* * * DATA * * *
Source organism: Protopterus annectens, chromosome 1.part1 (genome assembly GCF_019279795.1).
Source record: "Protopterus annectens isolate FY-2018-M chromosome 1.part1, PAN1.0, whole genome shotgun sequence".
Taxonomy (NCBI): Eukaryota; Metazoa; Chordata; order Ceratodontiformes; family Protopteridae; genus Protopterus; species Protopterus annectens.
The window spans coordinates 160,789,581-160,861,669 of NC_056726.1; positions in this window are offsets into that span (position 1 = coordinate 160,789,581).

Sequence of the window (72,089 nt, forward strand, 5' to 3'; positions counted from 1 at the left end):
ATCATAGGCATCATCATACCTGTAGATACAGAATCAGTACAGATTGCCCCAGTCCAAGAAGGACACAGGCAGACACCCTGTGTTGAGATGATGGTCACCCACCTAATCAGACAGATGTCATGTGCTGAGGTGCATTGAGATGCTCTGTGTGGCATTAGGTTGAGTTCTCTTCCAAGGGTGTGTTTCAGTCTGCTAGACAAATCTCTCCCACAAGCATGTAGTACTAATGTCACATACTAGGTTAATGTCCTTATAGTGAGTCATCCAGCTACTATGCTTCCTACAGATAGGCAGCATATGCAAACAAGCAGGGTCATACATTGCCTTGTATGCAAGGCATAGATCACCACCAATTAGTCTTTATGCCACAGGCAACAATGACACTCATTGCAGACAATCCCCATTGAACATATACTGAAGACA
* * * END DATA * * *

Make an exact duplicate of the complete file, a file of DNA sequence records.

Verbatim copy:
Source organism: Protopterus annectens, chromosome 1.part1 (genome assembly GCF_019279795.1).
Source record: "Protopterus annectens isolate FY-2018-M chromosome 1.part1, PAN1.0, whole genome shotgun sequence".
Taxonomy (NCBI): Eukaryota; Metazoa; Chordata; order Ceratodontiformes; family Protopteridae; genus Protopterus; species Protopterus annectens.
The window spans coordinates 160,789,581-160,861,669 of NC_056726.1; positions in this window are offsets into that span (position 1 = coordinate 160,789,581).

Sequence of the window (72,089 nt, forward strand, 5' to 3'; positions counted from 1 at the left end):
ATCATAGGCATCATCATACCTGTAGATACAGAATCAGTACAGATTGCCCCAGTCCAAGAAGGACACAGGCAGACACCCTGTGTTGAGATGATGGTCACCCACCTAATCAGACAGATGTCATGTGCTGAGGTGCATTGAGATGCTCTGTGTGGCATTAGGTTGAGTTCTCTTCCAAGGGTGTGTTTCAGTCTGCTAGACAAATCTCTCCCACAAGCATGTAGTACTAATGTCACATACTAGGTTAATGTCCTTATAGTGAGTCATCCAGCTACTATGCTTCCTACAGATAGGCAGCATATGCAAACAAGCAGGGTCATACATTGCCTTGTATGCAAGGCATAGATCACCACCAATTAGTCTTTATGCCACAGGCAACAATGACACTCATTGCAGACAATCCCCATTGAACATATACTGAAGACA